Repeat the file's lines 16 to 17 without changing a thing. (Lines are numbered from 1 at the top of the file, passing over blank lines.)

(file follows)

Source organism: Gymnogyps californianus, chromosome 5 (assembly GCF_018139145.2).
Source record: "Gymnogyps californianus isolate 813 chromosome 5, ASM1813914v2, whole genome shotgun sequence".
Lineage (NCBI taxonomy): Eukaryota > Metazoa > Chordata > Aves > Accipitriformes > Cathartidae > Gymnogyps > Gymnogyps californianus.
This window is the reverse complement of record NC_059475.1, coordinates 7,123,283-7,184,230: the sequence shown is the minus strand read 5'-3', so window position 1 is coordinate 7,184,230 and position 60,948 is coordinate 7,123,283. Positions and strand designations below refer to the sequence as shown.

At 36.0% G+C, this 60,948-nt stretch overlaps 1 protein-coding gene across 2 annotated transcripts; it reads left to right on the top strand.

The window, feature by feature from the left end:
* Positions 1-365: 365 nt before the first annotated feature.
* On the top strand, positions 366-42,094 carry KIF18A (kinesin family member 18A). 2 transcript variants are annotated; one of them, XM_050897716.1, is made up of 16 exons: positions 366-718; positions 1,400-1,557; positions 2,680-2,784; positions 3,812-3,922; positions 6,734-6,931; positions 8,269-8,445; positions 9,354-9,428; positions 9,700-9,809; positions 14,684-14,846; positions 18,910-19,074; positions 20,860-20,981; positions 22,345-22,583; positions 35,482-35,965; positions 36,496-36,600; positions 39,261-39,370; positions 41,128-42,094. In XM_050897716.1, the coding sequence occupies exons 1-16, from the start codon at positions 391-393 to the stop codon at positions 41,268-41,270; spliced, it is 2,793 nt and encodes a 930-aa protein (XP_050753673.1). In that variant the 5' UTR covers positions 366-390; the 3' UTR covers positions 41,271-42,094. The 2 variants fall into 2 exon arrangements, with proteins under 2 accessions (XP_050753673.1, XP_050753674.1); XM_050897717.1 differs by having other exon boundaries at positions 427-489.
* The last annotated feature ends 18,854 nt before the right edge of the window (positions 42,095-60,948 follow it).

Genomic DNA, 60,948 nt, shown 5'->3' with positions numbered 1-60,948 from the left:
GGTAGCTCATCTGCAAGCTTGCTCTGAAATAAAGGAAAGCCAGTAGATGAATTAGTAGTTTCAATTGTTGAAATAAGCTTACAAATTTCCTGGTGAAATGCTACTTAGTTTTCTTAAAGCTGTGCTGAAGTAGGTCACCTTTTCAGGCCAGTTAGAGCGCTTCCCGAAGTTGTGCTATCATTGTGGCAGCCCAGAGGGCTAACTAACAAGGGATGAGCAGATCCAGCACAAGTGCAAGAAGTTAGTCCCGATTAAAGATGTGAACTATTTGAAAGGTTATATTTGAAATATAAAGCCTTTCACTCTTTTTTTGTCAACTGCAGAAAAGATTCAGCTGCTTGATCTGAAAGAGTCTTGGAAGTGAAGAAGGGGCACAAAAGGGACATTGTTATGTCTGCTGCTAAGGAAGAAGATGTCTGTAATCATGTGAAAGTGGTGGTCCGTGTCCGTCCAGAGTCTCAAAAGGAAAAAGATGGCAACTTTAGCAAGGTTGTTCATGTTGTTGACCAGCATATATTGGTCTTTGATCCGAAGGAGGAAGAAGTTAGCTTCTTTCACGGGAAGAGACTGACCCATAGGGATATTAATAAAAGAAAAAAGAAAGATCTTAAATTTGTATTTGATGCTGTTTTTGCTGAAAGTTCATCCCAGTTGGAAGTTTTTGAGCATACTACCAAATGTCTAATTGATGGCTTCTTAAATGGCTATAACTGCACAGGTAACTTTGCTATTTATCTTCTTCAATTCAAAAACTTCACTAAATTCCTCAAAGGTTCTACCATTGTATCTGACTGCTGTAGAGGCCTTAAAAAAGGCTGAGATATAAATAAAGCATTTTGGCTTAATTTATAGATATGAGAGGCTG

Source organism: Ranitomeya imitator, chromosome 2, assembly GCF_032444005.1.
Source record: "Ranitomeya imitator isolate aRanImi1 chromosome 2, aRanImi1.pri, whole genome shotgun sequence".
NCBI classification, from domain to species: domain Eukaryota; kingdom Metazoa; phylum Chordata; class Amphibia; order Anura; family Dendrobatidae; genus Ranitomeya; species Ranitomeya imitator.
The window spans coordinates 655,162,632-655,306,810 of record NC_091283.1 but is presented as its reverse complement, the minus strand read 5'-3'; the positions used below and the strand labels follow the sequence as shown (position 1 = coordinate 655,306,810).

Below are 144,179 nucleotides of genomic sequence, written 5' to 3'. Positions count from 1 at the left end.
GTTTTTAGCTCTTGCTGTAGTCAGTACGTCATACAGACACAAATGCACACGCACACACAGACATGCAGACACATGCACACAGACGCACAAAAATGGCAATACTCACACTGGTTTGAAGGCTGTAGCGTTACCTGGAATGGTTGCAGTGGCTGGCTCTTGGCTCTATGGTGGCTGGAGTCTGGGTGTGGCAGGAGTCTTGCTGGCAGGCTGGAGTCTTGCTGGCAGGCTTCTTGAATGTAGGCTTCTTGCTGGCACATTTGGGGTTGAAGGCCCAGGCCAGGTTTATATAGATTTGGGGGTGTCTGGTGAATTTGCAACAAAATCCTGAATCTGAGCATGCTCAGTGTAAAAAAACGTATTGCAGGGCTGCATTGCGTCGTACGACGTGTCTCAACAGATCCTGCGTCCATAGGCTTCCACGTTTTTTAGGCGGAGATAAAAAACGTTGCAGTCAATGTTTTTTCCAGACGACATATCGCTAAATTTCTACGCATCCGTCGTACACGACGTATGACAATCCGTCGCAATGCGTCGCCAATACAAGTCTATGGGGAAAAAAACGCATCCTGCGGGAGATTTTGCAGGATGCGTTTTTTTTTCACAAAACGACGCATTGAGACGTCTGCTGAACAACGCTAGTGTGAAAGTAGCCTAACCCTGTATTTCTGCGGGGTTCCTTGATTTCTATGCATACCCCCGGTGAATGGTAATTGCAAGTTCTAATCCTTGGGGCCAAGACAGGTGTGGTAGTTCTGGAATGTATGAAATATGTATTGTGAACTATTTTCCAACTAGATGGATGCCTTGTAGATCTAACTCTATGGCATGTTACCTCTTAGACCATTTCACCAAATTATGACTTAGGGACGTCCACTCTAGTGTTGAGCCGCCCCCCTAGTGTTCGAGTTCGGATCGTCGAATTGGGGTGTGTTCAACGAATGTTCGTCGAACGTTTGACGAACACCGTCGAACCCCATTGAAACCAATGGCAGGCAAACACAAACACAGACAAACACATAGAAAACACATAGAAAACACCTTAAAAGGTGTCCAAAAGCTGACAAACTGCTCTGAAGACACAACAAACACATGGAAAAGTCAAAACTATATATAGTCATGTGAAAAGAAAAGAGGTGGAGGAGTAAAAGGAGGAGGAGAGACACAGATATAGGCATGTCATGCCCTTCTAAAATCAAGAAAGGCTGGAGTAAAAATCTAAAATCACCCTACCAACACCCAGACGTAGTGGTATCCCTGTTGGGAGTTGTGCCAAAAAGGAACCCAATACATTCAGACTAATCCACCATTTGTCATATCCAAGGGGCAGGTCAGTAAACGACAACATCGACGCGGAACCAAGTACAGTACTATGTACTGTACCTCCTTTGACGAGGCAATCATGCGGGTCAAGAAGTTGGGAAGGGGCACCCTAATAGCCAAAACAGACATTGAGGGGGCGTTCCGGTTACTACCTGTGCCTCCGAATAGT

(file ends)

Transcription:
Below are 144,179 nucleotides of genomic sequence, written 5' to 3'. Positions count from 1 at the left end.
GTTTTTAGCTCTTGCTGTAGTCAGTACGTCATACAGACACAAATGCACACGCACACACAGACATGCAGACACATGCACACAGACGCACAAAAATGGCAATACTCACACTGGTTTGAAGGCTGTAGCGTTACCTGGAATGGTTGCAGTGGCTGGCTCTTGGCTCTATGGTGGCTGGAGTCTGGGTGTGGCAGGAGTCTTGCTGGCAGGCTGGAGTCTTGCTGGCAGGCTTCTTGAATGTAGGCTTCTTGCTGGCACATTTGGGGTTGAAGGCCCAGGCCAGGTTTATATAGATTTGGGGGTGTCTGGTGAATTTGCAACAAAATCCTGAATCTGAGCATGCTCAGTGTAAAAAAACGTATTGCAGGGCTGCATTGCGTCGTACGACGTGTCTCAACAGATCCTGCGTCCATAGGCTTCCACGTTTTTTAGGCGGAGATAAAAAACGTTGCAGTCAATGTTTTTTCCAGACGACATATCGCTAAATTTCTACGCATCCGTCGTACACGACGTATGACAATCCGTCGCAATGCGTCGCCAATACAAGTCTATGGGGAAAAAAACGCATCCTGCGGGAGATTTTGCAGGATGCGTTTTTTTTTCACAAAACGACGCATTGAGACGTCTGCTGAACAACGCTAGTGTGAAAGTAGCCTAACCCTGTATTTCTGCGGGGTTCCTTGATTTCTATGCATACCCCCGGTGAATGGTAATTGCAAGTTCTAATCCTTGGGGCCAAGACAGGTGTGGTAGTTCTGGAATGTATGAAATATGTATTGTGAACTATTTTCCAACTAGATGGATGCCTTGTAGATCTAACTCTATGGCATGTTACCTCTTAGACCATTTCACCAAATTATGACTTAGGGACGTCCACTCTAGTGTTGAGCCGCCCCCCTAGTGTTCGAGTTCGGATCGTCGAATTGGGGTGTGTTCAACGAATGTTCGTCGAACGTTTGACGAACACCGTCGAACCCCATTGAAACCAATGGCAGGCAAACACAAACACAGACAAACACATAGAAAACACATAGAAAACACCTTAAAAGGTGTCCAAAAGCTGACAAACTGCTCTGAAGACACAACAAACACATGGAAAAGTCAAAACTATATATAGTCATGTGAAAAGAAAAGAGGTGGAGGAGTAAAAGGAGGAGGAGAGACACAGATATAGGCATGTCATGCCCTTCTAAAATCAAGAAAGGCTGGAGTAAAAATCTAAAATCACCCTACCAACACCCAGACGTAGTGGTATCCCTGTTGGGAGTTGTGCCAAAAAGGAACCCAATACATTCAGACTAATCCACCATTTGTCATATCCAAGGGGCAGGTCAGTAAACGACAACATCGACGCGGAACCAAGTACAGTACTATGTACTGTACCTCCTTTGACGAGGCAATCATGCGGGTCAAGAAGTTGGGAAGGGGCACCCTAATAGCCAAAACAGACATTGAGGGGGCGTTCCGGTTACTACCTGTGCCTCCGAATAGT